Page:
In 2010, Chen invited former Taiwanese entertainer Fong Fei-fei (known as the “Queen of Hats”) to become the face of the company. Fong had retired to Hong Kong years before, and in fact endorsing Black Bridge was the only advertising work she took on in the 20 years following her retirement, and also the last before she passed away in 2012.
Black Bridge launched a takeaway food business in 2012, introducing another new brand: the Taiwan Hugdog, a pork sausage served with lettuce and specially made sauce wrapped in either a larger sticky rice roll, or French bread like a submarine sandwich. The Hugdog outlet in the Ximending shopping district always attracts large queues as a favorite snack for moviegoers.Sausages with heart
But no matter how Black Bridge may change, the company always maintains its philosophy of sausages “with heart.”
Black Bridge insists on using CAS-certified domestic fresh pork. With their efficient supply chain to ensure freshness, minimal use of artificial additives, and no fillers or preservatives, the firm is able to maintain the original pork flavor.
The Black Bridge factory has gained the highest level of international food safety certification, including HACCP and ISO 22000. In recent years, food safety has become a major global concern, with recent incidents including diseased pigs, outbreaks of foot-and-mouth disease, and the use of the feed additive ractopamine in pork production—all of which has damaged consumer confidence in pork products.
“This series of crises has actually meant opportunities for us.” Surprisingly, Chen says that when the 1996 foot-and-mouth outbreak was under way in Taiwan, although initially the company’s performance was hit severely, it gradually stabilized and then gained significant growth in less than six months. This amazing performance demonstrated well the strength of the Black Bridge brand.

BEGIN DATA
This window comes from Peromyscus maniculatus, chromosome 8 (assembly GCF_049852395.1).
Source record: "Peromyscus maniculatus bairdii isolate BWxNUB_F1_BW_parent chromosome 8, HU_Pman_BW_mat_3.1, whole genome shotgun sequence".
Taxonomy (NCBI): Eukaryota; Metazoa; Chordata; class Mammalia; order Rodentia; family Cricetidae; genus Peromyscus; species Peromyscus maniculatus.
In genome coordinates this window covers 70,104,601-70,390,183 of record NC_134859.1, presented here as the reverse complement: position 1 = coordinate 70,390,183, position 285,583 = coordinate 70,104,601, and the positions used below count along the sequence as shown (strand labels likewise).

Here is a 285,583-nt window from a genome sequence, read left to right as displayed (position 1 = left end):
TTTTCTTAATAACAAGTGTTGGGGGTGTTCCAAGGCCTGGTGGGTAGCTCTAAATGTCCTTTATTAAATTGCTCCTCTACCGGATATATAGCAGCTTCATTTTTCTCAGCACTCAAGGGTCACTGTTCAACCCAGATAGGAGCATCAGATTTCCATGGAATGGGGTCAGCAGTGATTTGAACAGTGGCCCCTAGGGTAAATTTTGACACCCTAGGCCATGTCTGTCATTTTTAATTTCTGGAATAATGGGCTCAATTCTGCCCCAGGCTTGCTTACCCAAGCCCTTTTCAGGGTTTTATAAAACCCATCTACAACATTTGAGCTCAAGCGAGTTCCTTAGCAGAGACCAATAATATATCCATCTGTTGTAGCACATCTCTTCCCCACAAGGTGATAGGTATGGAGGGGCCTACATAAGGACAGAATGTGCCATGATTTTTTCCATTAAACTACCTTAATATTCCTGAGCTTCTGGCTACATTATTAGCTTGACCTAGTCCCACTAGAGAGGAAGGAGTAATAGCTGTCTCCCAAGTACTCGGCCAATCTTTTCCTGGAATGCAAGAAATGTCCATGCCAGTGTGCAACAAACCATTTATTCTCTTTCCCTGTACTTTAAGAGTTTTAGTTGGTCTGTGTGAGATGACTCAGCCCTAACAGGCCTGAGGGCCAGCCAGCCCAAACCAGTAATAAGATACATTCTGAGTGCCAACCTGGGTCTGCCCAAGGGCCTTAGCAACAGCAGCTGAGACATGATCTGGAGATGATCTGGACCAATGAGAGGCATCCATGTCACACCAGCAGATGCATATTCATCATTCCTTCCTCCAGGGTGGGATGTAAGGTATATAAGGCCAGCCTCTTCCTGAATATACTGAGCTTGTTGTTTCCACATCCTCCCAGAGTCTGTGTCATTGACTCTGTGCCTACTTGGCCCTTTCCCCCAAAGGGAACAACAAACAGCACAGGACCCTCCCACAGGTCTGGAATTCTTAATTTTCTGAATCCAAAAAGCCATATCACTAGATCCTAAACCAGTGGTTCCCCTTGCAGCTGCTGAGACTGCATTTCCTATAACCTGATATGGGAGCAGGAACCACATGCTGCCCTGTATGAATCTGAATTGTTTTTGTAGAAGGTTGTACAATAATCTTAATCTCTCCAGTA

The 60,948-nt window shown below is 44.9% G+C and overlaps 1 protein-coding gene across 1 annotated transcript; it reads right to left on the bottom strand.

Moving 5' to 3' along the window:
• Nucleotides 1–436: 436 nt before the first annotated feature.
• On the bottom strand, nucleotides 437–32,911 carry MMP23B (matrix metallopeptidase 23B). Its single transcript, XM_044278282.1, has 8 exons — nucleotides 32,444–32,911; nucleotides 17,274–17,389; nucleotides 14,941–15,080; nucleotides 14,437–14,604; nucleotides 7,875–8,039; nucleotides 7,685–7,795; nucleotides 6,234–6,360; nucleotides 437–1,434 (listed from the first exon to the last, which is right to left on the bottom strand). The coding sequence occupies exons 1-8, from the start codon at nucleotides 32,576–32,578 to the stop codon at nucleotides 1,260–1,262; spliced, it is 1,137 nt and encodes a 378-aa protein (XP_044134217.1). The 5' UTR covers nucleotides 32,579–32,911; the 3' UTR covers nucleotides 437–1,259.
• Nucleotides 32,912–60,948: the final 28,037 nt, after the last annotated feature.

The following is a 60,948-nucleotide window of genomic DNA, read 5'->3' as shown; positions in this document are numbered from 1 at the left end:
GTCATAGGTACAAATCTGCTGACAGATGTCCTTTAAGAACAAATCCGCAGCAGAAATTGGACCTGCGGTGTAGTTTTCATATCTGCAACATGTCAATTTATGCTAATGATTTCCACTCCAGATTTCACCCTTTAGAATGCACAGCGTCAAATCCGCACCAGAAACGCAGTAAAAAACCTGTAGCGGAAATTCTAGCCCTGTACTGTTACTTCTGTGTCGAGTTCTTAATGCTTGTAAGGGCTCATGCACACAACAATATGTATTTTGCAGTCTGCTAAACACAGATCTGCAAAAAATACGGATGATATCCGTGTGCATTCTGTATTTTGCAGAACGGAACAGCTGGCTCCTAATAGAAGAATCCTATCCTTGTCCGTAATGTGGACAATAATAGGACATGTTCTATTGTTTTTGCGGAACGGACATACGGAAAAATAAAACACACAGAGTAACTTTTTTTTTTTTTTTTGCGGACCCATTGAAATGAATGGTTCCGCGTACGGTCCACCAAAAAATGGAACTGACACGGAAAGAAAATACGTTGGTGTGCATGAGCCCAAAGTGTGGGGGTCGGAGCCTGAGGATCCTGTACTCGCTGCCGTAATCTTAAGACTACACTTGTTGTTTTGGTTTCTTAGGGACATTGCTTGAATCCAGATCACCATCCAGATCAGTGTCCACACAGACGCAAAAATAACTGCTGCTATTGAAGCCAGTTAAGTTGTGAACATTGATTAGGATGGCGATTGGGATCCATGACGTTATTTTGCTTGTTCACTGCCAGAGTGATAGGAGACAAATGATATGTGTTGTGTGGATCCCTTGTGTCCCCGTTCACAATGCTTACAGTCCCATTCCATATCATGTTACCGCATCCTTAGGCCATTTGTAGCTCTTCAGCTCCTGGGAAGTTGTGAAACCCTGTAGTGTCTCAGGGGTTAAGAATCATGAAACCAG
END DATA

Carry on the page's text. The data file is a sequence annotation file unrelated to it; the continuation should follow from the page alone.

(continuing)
Chen explains that whenever there’s an outbreak of anything that threatens the safety of meat products, consumers tend to stick with major brands that they trust. As a consequence, the lower-quality manufacturers have gradually been eliminated, and naturally the performance of the major players has increased. There was a time when he didn’t understand why his father insisted on putting so much emphasis on good production processes—until the outbreak of foot-and-mouth disease. Then it all became clear.
Someone once said: “Laws are like sausages: it is better not to see them being made.” Sausage making is not always a pretty process. Most people would feel extremely queasy having to squash minced meat into a pig’s large intestine—not to mention the sometimes overpowering smell of many meat processing plants. Most people would want nothing to do with any of it!
But when tourists have the opportunity to visit Black Bridge’s open factory, they are surprised to see its highly modern atmosphere: all the workers wear caps, masks, and antibacterial overalls; the environment is bright, clean, and odor-free; and there are many strict quality-control procedures—the hygiene is as good as in any hi-tech environment.
Black Bridge’s open factory and the company-run museum demonstrate to visitors their devotion to their product. After gaining international food safety certification, Black Bridge’s next step is to expand its business internationally. The first overseas outlet is to be launched in Hong Kong in May, an initial step in bringing the unique flavor of Taiwan sausages to the world.